Current State of the Industry 11 security. Video analytics applications are used at today’s airports to perform the following data capture tasks: • Count the number of pedestrians who enter a door or geographic region; • Determine the location, speed, and direction of travel; • Identify suspicious movement of people or assets; • Inventory license plates; and • Evaluate how long a package has been left in an area. As mentioned earlier in the discussion of passenger fees, airports are also using video analytics technology to count the number of enplaning and deplaning passengers. Next-Generation Air Transportation System The Next-Generation Air Transportation System fully integrates information that airports and airlines need. Decisionmakers can see beyond the airstrip and monitor the activity on con- courses, in the parking lots, and at the gates. This level of integration and various software tools could enhance security and increase revenues as rates and charges become more accurate. Airport Surface Detection Equipment–Model X (ASDE-X) pulls information from several sur- veillance sources including radar, Automatic Dependant Surveillance-Broadcast (ADS-B) sensors, and transponders on the aircraft themselves. New enhancements and the introduction of Global Positioning Systems (GPS) capture the positioning of aircraft and surface vehicles at airports. ASDE-X can also be used with the FAA’s new software management tools (such as FAA’s Surface Management system, which extends surface monitoring beyond the runways to the ramp areas of an airport). This enables an airport to capture the activity of aircraft and vehicles on the ramp and at the gate. This Surface Management system essentially extends ASDE-X to provide a detailed understanding of the areas in and around an airport. These technologies can result in the integration of information so that all areas of the airport, not just the runways, are under constant monitoring, assessment, and analysis. The FAA toolbox of new technology also includes satellite-based approaches called Area Nav- igation and Required Navigation Performance. These tools enable precise approaches at airports when the proper procedures are in place. The FAA has authorized over 200 new Area Navigation procedures at 62 airports. The Next-Generation Air Transportation System provides decisionmakers with a deeper level of understanding by monitoring and assembling key data points from all areas of the airport. With a detailed understanding of all movement and activity, airports can more effectively and efficiently charge for their services. Part of this plan includes ADS-B. The FAA upgrade solution for improving the present Air Traffic Control system is the Next- Generation Air Transportation System, and ADS-B technology is at its heart. For airports, the implications of this system are profound. The system, based on satellite positioning of both air- craft and ground-based equipment, enables operators of planes and vehicles to immediately ascertain the location of all others in their vicinity. From an operational perspective, emergency response vehicles and operations vehicles can safely move across the airfield in minimum visibility conditions. Likewise, aircraft taxiing on the ground will ultimately be aware of all other aircraft and ground equipment maneuvering airside when all software solutions have been implemented. Logistically, when all vehicles and aircraft are equipped with ADS-B, airlines as well as airport operators will be able to dispatch necessary resources on a just-in-time basis. This will translate into lower costs and operations that are more efficient.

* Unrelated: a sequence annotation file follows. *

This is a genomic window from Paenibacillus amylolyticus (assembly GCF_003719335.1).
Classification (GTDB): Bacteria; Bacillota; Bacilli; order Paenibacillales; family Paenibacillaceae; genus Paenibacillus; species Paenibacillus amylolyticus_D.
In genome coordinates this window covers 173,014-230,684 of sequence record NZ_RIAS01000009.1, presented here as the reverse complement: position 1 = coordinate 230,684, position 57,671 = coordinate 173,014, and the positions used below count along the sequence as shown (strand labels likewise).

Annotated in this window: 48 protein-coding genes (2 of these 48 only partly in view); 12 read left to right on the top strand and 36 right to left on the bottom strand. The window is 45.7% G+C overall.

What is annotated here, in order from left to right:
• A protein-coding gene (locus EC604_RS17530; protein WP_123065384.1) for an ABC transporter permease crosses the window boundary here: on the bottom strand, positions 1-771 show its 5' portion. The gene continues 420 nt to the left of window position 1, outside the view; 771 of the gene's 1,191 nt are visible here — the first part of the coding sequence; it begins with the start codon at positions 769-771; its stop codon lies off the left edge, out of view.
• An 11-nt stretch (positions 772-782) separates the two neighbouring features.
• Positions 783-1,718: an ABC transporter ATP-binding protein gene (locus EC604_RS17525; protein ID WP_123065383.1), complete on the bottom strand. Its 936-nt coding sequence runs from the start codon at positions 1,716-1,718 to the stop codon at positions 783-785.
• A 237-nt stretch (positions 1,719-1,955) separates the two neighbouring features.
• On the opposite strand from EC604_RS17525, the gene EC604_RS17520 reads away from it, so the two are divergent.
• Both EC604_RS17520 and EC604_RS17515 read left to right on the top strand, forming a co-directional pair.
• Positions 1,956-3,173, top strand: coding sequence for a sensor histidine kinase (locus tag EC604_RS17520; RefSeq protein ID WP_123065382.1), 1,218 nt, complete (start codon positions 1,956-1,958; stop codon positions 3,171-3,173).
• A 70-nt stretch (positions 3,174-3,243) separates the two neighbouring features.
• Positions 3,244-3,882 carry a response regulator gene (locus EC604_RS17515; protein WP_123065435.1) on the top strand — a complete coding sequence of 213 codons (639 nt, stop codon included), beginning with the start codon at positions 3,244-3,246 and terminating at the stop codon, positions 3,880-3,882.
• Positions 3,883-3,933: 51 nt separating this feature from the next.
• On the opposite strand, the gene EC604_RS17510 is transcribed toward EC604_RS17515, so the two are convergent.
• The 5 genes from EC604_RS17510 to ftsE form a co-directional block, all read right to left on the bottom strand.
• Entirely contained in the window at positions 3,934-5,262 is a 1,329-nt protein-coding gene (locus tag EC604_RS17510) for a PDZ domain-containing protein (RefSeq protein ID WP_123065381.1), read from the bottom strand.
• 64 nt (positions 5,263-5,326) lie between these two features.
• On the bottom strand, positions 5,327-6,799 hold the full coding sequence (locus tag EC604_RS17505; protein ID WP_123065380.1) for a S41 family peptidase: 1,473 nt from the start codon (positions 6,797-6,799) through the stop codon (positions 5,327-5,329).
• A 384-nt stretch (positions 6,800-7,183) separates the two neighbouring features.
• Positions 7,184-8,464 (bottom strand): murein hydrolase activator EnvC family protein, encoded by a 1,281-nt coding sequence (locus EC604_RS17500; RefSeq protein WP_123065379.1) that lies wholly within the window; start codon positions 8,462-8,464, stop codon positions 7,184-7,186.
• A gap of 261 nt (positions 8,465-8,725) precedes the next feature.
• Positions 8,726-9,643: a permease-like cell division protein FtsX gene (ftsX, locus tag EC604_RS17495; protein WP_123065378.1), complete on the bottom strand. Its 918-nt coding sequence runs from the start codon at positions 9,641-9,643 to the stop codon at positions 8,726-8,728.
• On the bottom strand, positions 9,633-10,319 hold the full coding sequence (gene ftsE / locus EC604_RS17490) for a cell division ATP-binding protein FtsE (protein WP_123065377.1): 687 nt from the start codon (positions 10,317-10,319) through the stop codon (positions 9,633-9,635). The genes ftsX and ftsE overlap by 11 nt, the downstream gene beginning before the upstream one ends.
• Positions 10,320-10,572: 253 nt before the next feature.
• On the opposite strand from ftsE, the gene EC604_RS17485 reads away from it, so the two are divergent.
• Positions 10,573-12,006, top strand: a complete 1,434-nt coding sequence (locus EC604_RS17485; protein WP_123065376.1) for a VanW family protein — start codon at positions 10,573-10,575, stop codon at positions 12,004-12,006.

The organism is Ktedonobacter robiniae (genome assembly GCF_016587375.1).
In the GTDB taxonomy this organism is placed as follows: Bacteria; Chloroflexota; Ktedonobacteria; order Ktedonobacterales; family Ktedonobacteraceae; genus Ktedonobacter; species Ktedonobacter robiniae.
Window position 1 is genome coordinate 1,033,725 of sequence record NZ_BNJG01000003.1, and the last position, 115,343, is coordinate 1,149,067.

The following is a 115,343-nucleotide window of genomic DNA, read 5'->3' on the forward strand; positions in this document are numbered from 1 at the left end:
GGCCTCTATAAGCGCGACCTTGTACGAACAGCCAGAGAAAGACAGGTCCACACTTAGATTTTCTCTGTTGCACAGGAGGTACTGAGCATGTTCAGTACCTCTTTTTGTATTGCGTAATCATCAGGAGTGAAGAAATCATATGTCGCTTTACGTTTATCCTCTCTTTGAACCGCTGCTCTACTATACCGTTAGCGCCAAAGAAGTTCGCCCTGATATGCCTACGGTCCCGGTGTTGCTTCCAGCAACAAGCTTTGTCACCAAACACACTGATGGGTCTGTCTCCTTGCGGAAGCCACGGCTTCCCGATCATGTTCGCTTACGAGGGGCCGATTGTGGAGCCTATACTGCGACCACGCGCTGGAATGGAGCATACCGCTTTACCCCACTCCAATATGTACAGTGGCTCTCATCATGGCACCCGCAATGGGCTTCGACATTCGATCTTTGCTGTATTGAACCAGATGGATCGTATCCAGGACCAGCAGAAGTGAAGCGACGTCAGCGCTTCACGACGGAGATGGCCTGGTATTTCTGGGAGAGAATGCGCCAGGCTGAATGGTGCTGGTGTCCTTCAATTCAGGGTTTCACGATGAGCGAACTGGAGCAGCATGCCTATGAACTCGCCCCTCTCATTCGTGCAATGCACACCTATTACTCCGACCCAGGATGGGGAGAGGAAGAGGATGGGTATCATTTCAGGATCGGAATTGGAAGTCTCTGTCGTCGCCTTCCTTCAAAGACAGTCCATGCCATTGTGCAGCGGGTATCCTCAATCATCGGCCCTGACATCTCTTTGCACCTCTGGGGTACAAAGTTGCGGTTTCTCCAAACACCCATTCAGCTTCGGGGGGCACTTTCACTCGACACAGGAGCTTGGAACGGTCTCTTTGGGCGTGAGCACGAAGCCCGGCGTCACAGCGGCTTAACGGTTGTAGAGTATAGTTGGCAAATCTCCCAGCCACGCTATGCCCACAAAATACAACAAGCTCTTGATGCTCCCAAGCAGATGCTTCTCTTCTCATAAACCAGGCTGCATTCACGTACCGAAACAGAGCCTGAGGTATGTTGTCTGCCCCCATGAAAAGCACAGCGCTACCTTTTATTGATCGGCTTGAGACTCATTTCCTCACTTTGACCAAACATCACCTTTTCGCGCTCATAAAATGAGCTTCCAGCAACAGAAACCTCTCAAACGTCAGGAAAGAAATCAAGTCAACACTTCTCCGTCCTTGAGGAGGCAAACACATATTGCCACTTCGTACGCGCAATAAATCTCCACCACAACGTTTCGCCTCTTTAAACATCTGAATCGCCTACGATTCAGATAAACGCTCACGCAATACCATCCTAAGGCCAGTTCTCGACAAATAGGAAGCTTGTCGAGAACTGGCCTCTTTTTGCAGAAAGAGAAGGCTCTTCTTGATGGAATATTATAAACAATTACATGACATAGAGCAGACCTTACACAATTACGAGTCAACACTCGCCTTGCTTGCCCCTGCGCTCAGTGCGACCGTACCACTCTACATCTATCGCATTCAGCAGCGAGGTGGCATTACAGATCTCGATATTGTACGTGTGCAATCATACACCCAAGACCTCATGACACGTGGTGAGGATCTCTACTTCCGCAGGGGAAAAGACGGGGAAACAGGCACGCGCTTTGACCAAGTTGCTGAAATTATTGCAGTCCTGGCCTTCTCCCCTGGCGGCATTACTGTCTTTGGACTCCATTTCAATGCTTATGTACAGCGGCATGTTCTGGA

ADS-B will also have a favorable impact on noise contours around the airport. The airport operator working in cooperation with the FAA and the airlines serving the community will iden- tify preferred routes, preferred altitudes for inbound aircraft, and minimize noise and pollution over the most congested areas. With the integration of such information, a manager’s dashboard could easily depict antici- pated arrival and departures delays, related weather conditions, and the resources available to address airfield anomalies. Adaptive Compression Adaptive compression refers to the application of a complex algorithm that dynamically adjusts to the subject matter of the data being used. Using advanced technology, the FAA has been applying this technique to minimize ground delays at airports and has deployed it in more than 11 locations. The FAA Adaptive Compression software scans for available slots at airports. During aircraft-delayed operations, it automatically fills the slots and reassigns new slots for the delayed flights. This increases customer satisfaction and minimizes ground delays that cause con- gestion on the taxiways and at airport gates, especially during serious weather events. This also minimizes the Department of Transportation (DOT) reporting of flight delays attributable to an airport. The FAA uses adaptive compression in conjunction with its airspace flow program to share data with the airlines and airports. This gives the airlines and the airports the option of accepting delays due to weather and gives the airlines the additional option of accepting longer routes to maneuver around the weather. This provides airlines and airports with multiple options when dealing with delays and inclement weather. Disadvantaged Business Enterprise Program The percentage of Disadvantaged Business Enterprises (DBE) is an important consideration that affects concessions and many airport contracts. The Department of Transportation DBE Plan requires airports to calculate the percentage of the total construction contract amounts paid to qualified subcontractors, suppliers, or joint partners for federally funded contracts, and the percentage of concession program revenues generated by DBE concessionaires. These calcula- tions must be reported annually to the DOT and FAA in the airport’s required reporting on its compliance with its approved DBE Plan. Key data necessary to generate the required calculations must be manually tracked, or the systems that contain the necessary data must be integrated. The easier and faster these calculations can be performed, the more responsive airport management can be when queried by elected officials and interested community members, and the more accu- rate the federally required reporting can be. Airport Lease Agreements The use and lease agreements at airports usually provide how the rates, fees, and charges are to be determined and what rate-making methodology will be followed. Frequently, the agree- ments establish the source of the data necessary to calculate the rates, fees, and charges. For example, the agreement might state that, within a set number of days from the end of the month, each airline will self-report for billing purposes the number and type of aircraft landings, num- ber of enplaned and deplaned passengers, and number of originating and departing passengers. Many airports have use and lease agreements that cover such diverse issues as who is respon- sible for the flight information data, what access and control each party has over the technology and telecommunications infrastructure, and what rights the airlines operating at that airport have to approve or veto capital projects, including IT projects. 12 Integrating Airport Information Systems